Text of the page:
No closure after Nepal’s insurgency

Sixteen years after the war everyone in Nepal still needs Transitional Justice.

In November October 2006, the Comprehensive Peace Agreement (CPA) promised us truth and justice about what had gone on in the previous decade. But nothing has happened.

Perhaps most shocking, the promise that the whereabouts of the disappeared would be revealed within 60 days has been completely ignored, and their families have been badly betrayed.

The only real outcome of the CPA has been the creation of myths and false promises around transitional justice for survivors.

Certainly, the victims, survivors, families, and friends all are central to the process and they must be the first to be consulted. Their priorities and demands fit neatly into what is now an established international tradition of transitional justice after conflict. Four main elements are key: truth, justice, reparations and non-recurrence.

Read also: Nepal runs out of excuses to address war crimes,Tufan Neupane

But we must be clear that while reparations and memorialisation are primarily for victims, truth, justice and non-repetition affect every Nepali— all the people who lived through the conflict had their lives changed, mostly in a negative way, even if only at the basic economic level. Some lost land, others were badly treated, many lived in fear, were displaced, lost jobs, income and opportunities. Everyone has the right to know the truth, to know what happened, and why.

As a society, we also need to know what it is to be like to wait for your loved one for years not knowing their fate. What is to suffer in silence following a gang rape? How does it feel to live without a limb and with the trauma of witnessing the beheading of your near and dear people? What is it like to not have closure?

As a nation, we all need to know what led to the war that cost so many lives to prevent a similar situation in future.

All of those old enough to remember the period before conflict will recall how badly the state served them. How awful the police and army were, how hopeless, expensive and slow the justice system was, how the political patronage destroyed the public institution. Finding the truth of the conflict, unpacking the basis of such conflicts, and the experiences of survivors will help us understand how it affects our daily life today and what needs to be done.

Not many people feel that the police force protects and serves us all as it claims. Not many understand why the army is still so big, and why it is such an important economic actor. 

Read also: Toothless Commissions, Editorial

Not many people realise why law does not treat everyone equally, why they still have very limited access to justice unless they are rich or have good connections. A truth process about the conflict will shed a lot of light on these issues and our system which is often difficult to understand and analyse.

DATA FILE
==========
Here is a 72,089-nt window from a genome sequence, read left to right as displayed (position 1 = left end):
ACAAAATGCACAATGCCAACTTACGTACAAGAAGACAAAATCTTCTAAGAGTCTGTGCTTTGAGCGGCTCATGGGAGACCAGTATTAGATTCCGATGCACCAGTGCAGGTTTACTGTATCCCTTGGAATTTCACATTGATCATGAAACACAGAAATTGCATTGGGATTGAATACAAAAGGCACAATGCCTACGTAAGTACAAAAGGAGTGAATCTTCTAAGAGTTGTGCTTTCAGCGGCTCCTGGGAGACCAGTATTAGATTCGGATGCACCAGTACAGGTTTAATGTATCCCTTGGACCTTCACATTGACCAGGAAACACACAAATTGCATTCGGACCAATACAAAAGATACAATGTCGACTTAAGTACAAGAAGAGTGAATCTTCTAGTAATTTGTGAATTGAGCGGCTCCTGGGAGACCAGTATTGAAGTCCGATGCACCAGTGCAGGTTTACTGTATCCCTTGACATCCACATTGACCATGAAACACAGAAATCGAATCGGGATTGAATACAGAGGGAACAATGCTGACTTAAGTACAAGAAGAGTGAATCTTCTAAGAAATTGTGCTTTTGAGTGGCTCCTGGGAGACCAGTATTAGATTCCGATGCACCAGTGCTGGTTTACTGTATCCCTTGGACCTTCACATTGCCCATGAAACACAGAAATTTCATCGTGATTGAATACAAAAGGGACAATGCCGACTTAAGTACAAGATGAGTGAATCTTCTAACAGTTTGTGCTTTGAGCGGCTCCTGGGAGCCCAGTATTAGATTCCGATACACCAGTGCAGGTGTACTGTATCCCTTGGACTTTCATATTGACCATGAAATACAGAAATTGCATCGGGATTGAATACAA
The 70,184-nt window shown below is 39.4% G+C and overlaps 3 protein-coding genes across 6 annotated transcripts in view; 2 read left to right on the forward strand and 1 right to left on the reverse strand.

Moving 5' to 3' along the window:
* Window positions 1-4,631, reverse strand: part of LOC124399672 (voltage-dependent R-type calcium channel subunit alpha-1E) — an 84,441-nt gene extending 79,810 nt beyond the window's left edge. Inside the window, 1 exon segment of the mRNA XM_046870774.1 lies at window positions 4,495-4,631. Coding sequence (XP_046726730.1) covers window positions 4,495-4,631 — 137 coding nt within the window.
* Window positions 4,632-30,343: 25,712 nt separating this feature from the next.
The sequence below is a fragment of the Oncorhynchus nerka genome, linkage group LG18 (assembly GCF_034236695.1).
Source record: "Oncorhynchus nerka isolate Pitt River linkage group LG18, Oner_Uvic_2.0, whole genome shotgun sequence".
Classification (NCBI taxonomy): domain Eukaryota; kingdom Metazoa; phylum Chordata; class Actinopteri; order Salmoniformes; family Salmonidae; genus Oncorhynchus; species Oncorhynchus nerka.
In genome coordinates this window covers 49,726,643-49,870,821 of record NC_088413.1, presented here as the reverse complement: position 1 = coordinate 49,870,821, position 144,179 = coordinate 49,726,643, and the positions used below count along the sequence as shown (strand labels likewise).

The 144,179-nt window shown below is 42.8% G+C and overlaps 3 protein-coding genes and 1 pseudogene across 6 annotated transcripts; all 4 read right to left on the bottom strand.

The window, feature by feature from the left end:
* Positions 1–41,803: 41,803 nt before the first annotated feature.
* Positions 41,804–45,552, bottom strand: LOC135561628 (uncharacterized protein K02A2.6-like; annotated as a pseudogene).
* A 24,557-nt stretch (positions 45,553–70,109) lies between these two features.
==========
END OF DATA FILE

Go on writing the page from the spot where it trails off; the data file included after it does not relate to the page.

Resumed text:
Sexual violence against women is among the biggest societal issues today, as it was during the conflict. If we understand sexual violence in the conflict, we will be better informed about its nature. This in turn will provide us with a much clearer picture of how we must deal with them at present time.

Many of the young women protesting against recent rape cases including that of Nirmala and Sushmita were not even of school age when the conflict ended. They need to know the history to better campaign today.

It is clear that young people are not satisfied with the political set up today, 16 years after the CPA. And they have a right to know the history of their country, the events that made it what it is.

This is not really surprising. We are living in a post-conflict period. Those who make decisions for us in 2022 are the same people who did so during the conflict years, whose decisions cost lives of many people and forced many more to suffer silently, including women raped and tortured. These women are not recognised as conflict victims. They are deprived of interim relief offered to other conflict victims.

Read also: Rocky transition to justice, Editorial

It’s tragic we have learnt very little from the conflict which could have taught us so much.  Some of us remember the excitement and promise of Republic Day in May 2008, nearly 14 years ago.

No one told us then that there would be no reformation of the police, why we still need the APF, a counterinsurgency force set up in the conflict which no longer has an insurgency to fight. No one told us that our taxes would be used up paying for an army of nearly 100,000, with no enemy to fight unless we decide to invade India or China. No one told us that the new Nepal would remain a place where the lives of women would continue to be hidden and misreported.

Yes, we demand reparations and memorialisation for victims. But we also want truth and justice because this is the society we decided we wanted when the war started and when it ended.

This week, around 30 women who suffered sexual violence and rape during conflict are coming to Kathmandu from different parts of country once again to demand what they want from the TJ process. Their demand for truth, justice and reparation is to help build a new Nepal, to unearth the past and learn from it.

Let us hope the people who have previously claimed to campaign for human rights provide safe space for those open to sharing their pain and anguish, and deliver their promise to establish a credible TJ process in Nepal.

Read also: The struggle for Transitional Justice, Hari Phuyal

Mohna Ansari is Commissioner, National Human Rights Commission of Nepal. Mandira Sharma is a lawyer and human rights defender who co-founded Advocacy Forum in 2001.

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